Imagine how many more links and how much more traffic your site would receive if you were able to make it to the front page of a popular social site multiple times. Hell, imagine how much better the results would be if you simple wrote posts regularly after becoming popular. This is the lasting Digg effect, and it might just be more powerful than the tsunami of traffic Digg is famous for.

Blogging Experiment Loses PageRank

published on November 19, 2007

Some of you may have noticed over the weekend that’s PageRank score dropped from 4 back down to 0. Apparently the consensus in the blogosphere is that this is Google’s latest attack on paid links and centers around blogs doing paid reviews specifically through PayPerPost and ReviewMe. Obviously I’ve done reviews on this blog, however, none of them have gone through either of those two sources. I am listed in both marketplaces though and I suspect that may have been enough to do me in.

What’s been affected?

So far only my PageRank score has dropped. At the time of this writing I’m still receiving traffic from Google and in fact still ranking fairly well for several different terms. For example, I’m currently ranked 6th for the term “make money blogging” and have received an average of 50 visitors a day from Google over the past week. Obviously I won’t be able to use PageRank as a selling point for any advertising, but I think my Technorati and Alexa along with my traffic numbers should be enough to allow me to march on toward my goal of a full time income.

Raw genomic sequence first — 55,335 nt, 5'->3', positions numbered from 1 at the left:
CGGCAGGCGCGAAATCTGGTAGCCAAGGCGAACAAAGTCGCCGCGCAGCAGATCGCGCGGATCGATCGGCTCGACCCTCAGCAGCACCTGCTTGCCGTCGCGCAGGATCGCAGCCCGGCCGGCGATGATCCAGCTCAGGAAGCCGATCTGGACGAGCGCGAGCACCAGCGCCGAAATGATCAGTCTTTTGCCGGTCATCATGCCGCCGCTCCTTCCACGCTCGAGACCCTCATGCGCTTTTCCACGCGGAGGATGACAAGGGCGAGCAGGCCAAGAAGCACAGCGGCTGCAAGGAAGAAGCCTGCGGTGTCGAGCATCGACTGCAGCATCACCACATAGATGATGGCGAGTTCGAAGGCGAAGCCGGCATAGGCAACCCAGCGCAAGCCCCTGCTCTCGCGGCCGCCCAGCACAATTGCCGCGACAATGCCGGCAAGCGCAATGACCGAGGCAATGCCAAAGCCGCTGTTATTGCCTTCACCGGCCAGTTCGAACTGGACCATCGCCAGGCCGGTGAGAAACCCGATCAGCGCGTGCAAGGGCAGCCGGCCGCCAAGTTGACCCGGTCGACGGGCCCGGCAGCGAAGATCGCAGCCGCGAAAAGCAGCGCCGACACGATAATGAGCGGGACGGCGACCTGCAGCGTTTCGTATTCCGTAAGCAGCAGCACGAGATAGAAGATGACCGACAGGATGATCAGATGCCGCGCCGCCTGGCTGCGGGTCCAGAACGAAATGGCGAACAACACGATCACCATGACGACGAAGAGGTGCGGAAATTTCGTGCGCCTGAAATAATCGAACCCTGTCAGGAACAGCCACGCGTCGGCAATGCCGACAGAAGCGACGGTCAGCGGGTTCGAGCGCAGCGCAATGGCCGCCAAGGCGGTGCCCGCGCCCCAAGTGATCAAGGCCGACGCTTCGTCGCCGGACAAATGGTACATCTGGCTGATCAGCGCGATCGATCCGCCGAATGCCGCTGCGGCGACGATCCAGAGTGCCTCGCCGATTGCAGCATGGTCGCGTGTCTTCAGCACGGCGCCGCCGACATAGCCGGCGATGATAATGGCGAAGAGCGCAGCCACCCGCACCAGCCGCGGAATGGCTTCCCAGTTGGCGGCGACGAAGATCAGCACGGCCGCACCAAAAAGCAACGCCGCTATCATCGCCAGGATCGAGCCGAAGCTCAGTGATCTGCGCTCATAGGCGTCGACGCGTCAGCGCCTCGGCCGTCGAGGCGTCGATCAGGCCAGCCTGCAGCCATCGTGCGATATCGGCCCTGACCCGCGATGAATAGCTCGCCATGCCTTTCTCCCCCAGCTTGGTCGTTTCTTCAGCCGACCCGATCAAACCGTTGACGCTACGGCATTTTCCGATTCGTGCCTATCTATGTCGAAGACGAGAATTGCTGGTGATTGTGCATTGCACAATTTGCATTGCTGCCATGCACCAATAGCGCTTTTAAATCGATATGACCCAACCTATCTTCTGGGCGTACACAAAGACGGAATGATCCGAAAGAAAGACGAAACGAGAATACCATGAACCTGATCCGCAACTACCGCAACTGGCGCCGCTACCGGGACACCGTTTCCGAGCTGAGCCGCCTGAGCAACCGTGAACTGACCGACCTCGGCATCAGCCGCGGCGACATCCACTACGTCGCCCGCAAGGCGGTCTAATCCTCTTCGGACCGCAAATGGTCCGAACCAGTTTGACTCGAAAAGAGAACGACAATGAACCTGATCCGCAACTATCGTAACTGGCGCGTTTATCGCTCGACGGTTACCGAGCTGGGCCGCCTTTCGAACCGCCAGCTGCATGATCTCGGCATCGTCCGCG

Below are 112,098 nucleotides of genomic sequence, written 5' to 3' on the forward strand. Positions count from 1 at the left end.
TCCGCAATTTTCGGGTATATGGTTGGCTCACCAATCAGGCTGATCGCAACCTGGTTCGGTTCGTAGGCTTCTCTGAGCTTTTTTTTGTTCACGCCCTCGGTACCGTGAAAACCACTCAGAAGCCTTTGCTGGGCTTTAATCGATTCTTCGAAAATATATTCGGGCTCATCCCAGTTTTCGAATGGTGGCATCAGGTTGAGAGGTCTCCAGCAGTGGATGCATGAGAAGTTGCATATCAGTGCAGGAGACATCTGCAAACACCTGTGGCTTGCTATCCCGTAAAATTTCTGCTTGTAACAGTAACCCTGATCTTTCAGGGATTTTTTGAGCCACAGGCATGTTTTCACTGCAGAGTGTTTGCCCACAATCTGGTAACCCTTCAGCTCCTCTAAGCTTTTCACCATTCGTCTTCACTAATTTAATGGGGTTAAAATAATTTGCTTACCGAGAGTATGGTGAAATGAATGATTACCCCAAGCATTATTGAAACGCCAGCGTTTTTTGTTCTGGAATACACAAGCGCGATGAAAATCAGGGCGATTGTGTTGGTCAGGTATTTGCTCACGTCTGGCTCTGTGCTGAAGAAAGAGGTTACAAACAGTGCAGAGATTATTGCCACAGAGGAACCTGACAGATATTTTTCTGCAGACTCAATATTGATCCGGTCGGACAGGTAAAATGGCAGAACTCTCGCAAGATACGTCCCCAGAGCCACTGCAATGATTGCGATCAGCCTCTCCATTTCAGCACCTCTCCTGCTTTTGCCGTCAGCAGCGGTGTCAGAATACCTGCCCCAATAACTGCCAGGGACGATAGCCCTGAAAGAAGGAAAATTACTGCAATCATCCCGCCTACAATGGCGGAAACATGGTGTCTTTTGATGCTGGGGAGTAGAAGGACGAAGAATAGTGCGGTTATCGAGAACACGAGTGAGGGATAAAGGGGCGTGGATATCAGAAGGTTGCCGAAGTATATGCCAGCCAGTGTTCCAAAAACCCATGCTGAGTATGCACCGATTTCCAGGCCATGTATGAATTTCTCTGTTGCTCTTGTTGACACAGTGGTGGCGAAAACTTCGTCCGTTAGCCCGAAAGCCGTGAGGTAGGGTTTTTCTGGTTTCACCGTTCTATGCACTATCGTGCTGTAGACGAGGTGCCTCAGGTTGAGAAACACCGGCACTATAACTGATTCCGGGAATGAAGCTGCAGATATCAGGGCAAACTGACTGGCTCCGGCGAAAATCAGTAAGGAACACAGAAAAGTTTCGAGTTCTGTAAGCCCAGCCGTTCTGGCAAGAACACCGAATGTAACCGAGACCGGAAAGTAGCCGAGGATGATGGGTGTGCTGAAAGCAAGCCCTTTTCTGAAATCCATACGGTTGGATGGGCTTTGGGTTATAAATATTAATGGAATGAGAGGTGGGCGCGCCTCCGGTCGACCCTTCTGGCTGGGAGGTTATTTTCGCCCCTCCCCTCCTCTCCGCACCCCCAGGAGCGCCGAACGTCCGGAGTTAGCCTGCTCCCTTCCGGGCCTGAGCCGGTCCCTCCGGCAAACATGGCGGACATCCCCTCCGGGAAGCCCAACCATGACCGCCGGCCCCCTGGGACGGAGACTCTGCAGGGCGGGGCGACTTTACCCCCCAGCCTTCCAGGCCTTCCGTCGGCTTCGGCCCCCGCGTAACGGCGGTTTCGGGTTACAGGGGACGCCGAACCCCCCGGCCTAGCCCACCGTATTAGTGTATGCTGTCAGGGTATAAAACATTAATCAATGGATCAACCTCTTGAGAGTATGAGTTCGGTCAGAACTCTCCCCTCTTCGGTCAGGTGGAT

Where to from here?

I’m not sure whether it comes through in my blog posts here or not but those who know me well will tell you that at times I’m stubborn as all hell. I  like to think that I’m not usually that way but if you push me, for whatever reason my natural tendency is to push back. If I sense that someone is passionate about a topic, I instinctively pick up the other side of the argument. The worst part is, I don’t have to care, or even agree with the point I’m making, just as long as I can argue the point effectively. So, what does that have to do with this post? Whether they intended to or not, Google has pushed me yet again. I mean, it’s not like I was terribly fond of them to begin with, but my passion on the subject had died down quite a bit. Now, not so much.